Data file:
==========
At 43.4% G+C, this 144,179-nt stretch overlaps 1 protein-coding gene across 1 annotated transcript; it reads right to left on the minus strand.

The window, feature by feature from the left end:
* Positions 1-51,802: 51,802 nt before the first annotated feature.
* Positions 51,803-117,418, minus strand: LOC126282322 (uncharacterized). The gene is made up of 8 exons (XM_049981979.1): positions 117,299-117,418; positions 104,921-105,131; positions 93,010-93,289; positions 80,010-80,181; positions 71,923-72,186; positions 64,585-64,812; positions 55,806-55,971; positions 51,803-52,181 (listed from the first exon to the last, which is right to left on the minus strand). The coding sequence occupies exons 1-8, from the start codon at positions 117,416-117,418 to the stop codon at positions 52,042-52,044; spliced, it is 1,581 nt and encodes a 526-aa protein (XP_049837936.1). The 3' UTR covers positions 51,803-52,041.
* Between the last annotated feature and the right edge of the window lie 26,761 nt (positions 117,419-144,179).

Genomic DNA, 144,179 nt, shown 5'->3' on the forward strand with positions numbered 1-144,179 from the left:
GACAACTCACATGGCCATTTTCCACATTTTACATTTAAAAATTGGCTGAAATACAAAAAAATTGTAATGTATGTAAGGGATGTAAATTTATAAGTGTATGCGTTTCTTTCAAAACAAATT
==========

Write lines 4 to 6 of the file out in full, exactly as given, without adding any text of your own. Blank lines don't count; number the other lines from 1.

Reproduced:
* Positions 51,803-117,418, minus strand: LOC126282322 (uncharacterized). The gene is made up of 8 exons (XM_049981979.1): positions 117,299-117,418; positions 104,921-105,131; positions 93,010-93,289; positions 80,010-80,181; positions 71,923-72,186; positions 64,585-64,812; positions 55,806-55,971; positions 51,803-52,181 (listed from the first exon to the last, which is right to left on the minus strand). The coding sequence occupies exons 1-8, from the start codon at positions 117,416-117,418 to the stop codon at positions 52,042-52,044; spliced, it is 1,581 nt and encodes a 526-aa protein (XP_049837936.1). The 3' UTR covers positions 51,803-52,041.
* Between the last annotated feature and the right edge of the window lie 26,761 nt (positions 117,419-144,179).

Genomic DNA, 144,179 nt, shown 5'->3' on the forward strand with positions numbered 1-144,179 from the left: